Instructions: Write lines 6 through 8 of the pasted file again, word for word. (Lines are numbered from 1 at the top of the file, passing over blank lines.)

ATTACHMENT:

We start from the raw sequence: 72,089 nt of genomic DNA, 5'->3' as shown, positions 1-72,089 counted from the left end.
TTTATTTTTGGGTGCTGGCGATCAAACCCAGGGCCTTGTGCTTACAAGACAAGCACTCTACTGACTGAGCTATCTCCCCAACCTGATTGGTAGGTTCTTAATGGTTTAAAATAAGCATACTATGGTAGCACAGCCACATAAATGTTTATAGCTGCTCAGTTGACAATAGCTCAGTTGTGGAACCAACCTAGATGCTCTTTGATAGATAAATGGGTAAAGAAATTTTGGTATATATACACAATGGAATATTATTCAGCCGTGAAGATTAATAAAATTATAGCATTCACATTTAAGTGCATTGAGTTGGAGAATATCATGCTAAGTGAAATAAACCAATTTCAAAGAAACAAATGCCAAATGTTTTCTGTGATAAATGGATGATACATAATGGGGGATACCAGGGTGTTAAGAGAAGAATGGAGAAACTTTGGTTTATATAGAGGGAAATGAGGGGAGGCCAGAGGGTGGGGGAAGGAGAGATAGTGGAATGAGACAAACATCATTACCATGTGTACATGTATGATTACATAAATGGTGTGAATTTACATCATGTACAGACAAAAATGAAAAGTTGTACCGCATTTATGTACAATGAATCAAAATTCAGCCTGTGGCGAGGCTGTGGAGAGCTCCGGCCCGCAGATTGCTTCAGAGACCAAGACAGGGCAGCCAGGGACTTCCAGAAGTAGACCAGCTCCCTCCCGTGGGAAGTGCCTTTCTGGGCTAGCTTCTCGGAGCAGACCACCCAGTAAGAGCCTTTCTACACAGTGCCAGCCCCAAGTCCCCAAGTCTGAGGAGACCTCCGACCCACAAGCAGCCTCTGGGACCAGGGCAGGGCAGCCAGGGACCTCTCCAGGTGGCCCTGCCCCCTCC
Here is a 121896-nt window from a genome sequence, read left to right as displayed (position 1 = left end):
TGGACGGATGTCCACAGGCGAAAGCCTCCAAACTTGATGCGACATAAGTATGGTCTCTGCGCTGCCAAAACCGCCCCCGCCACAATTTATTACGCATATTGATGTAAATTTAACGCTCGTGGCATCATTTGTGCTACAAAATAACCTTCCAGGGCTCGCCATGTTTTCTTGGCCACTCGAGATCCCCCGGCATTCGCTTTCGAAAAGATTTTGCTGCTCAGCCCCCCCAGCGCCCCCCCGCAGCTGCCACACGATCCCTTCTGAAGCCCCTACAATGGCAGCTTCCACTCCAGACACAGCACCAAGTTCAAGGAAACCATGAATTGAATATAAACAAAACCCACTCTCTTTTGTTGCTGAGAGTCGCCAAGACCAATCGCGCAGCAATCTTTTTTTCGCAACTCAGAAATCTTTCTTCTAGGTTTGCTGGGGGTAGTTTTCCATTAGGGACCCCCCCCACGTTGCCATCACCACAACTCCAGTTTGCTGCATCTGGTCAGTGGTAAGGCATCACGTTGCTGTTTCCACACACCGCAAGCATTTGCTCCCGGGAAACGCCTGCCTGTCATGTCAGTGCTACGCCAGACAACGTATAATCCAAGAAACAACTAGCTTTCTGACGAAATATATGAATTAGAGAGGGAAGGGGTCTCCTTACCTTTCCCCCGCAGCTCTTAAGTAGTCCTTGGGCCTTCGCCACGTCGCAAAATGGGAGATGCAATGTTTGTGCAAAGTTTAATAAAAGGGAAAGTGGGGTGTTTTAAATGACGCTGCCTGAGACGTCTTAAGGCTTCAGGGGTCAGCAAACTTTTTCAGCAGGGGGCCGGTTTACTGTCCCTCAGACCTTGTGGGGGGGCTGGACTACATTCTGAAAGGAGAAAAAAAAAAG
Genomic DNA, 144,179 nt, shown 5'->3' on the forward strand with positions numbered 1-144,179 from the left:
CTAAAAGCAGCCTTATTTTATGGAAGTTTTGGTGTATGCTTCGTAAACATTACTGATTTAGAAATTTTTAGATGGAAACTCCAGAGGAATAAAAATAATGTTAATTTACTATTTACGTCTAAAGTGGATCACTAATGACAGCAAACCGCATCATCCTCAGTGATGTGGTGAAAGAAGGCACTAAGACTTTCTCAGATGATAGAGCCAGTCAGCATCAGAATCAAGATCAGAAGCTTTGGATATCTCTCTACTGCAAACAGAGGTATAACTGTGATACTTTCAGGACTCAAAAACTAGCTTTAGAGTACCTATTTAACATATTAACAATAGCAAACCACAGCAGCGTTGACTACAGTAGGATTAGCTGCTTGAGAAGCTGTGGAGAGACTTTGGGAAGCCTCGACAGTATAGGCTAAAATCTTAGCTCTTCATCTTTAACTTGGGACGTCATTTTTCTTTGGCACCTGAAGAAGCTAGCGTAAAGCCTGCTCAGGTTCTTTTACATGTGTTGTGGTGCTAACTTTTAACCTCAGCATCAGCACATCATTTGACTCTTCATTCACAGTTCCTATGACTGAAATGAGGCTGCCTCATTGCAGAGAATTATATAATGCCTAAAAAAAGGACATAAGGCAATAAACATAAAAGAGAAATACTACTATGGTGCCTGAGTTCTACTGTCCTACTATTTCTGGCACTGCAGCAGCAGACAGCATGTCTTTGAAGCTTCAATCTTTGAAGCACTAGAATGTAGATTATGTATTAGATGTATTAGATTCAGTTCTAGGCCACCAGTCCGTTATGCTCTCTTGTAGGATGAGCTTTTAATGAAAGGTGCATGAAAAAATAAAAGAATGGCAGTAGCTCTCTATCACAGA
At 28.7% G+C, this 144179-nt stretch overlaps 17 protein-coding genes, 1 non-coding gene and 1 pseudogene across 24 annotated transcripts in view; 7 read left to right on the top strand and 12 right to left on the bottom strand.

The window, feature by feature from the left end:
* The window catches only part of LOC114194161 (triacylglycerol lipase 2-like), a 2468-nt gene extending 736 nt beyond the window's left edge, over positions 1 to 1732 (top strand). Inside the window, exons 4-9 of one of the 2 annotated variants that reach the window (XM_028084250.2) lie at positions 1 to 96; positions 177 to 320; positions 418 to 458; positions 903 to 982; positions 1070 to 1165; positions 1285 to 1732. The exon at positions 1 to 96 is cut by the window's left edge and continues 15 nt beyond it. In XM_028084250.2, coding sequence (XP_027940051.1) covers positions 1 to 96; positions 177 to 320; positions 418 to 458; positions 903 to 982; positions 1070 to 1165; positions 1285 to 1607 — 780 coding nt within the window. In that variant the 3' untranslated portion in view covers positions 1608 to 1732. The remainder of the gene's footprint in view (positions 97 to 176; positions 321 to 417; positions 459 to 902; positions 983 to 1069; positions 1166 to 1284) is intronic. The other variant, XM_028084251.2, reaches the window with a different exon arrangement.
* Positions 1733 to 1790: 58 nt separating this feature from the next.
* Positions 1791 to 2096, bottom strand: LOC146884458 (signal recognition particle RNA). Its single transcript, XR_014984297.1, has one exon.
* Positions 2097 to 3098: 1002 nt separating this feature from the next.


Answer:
CTAAAAGCAGCCTTATTTTATGGAAGTTTTGGTGTATGCTTCGTAAACATTACTGATTTAGAAATTTTTAGATGGAAACTCCAGAGGAATAAAAATAATGTTAATTTACTATTTACGTCTAAAGTGGATCACTAATGACAGCAAACCGCATCATCCTCAGTGATGTGGTGAAAGAAGGCACTAAGACTTTCTCAGATGATAGAGCCAGTCAGCATCAGAATCAAGATCAGAAGCTTTGGATATCTCTCTACTGCAAACAGAGGTATAACTGTGATACTTTCAGGACTCAAAAACTAGCTTTAGAGTACCTATTTAACATATTAACAATAGCAAACCACAGCAGCGTTGACTACAGTAGGATTAGCTGCTTGAGAAGCTGTGGAGAGACTTTGGGAAGCCTCGACAGTATAGGCTAAAATCTTAGCTCTTCATCTTTAACTTGGGACGTCATTTTTCTTTGGCACCTGAAGAAGCTAGCGTAAAGCCTGCTCAGGTTCTTTTACATGTGTTGTGGTGCTAACTTTTAACCTCAGCATCAGCACATCATTTGACTCTTCATTCACAGTTCCTATGACTGAAATGAGGCTGCCTCATTGCAGAGAATTATATAATGCCTAAAAAAAGGACATAAGGCAATAAACATAAAAGAGAAATACTACTATGGTGCCTGAGTTCTACTGTCCTACTATTTCTGGCACTGCAGCAGCAGACAGCATGTCTTTGAAGCTTCAATCTTTGAAGCACTAGAATGTAGATTATGTATTAGATGTATTAGATTCAGTTCTAGGCCACCAGTCCGTTATGCTCTCTTGTAGGATGAGCTTTTAATGAAAGGTGCATGAAAAAATAAAAGAATGGCAGTAGCTCTCTATCACAGA
At 28.7% G+C, this 144179-nt stretch overlaps 17 protein-coding genes, 1 non-coding gene and 1 pseudogene across 24 annotated transcripts in view; 7 read left to right on the top strand and 12 right to left on the bottom strand.

The window, feature by feature from the left end: